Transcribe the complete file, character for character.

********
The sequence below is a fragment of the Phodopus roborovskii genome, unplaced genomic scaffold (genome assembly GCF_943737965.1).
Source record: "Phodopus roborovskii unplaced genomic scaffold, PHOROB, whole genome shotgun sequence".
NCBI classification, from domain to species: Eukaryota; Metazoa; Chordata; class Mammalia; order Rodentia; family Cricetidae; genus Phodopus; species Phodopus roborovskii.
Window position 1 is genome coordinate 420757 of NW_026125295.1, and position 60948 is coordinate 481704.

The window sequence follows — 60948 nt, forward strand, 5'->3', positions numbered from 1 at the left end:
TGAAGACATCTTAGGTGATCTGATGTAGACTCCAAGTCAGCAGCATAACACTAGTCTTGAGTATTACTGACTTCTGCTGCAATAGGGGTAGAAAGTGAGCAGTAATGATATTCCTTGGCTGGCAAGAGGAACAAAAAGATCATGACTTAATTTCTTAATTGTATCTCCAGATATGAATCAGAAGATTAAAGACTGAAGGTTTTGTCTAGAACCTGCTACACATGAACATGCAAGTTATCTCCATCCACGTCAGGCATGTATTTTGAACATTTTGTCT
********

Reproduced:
The sequence below is a fragment of the Phodopus roborovskii genome, unplaced genomic scaffold (genome assembly GCF_943737965.1).
Source record: "Phodopus roborovskii unplaced genomic scaffold, PHOROB, whole genome shotgun sequence".
NCBI classification, from domain to species: Eukaryota; Metazoa; Chordata; class Mammalia; order Rodentia; family Cricetidae; genus Phodopus; species Phodopus roborovskii.
Window position 1 is genome coordinate 420757 of NW_026125295.1, and position 60948 is coordinate 481704.

The window sequence follows — 60948 nt, forward strand, 5'->3', positions numbered from 1 at the left end:
TGAAGACATCTTAGGTGATCTGATGTAGACTCCAAGTCAGCAGCATAACACTAGTCTTGAGTATTACTGACTTCTGCTGCAATAGGGGTAGAAAGTGAGCAGTAATGATATTCCTTGGCTGGCAAGAGGAACAAAAAGATCATGACTTAATTTCTTAATTGTATCTCCAGATATGAATCAGAAGATTAAAGACTGAAGGTTTTGTCTAGAACCTGCTACACATGAACATGCAAGTTATCTCCATCCACGTCAGGCATGTATTTTGAACATTTTGTCT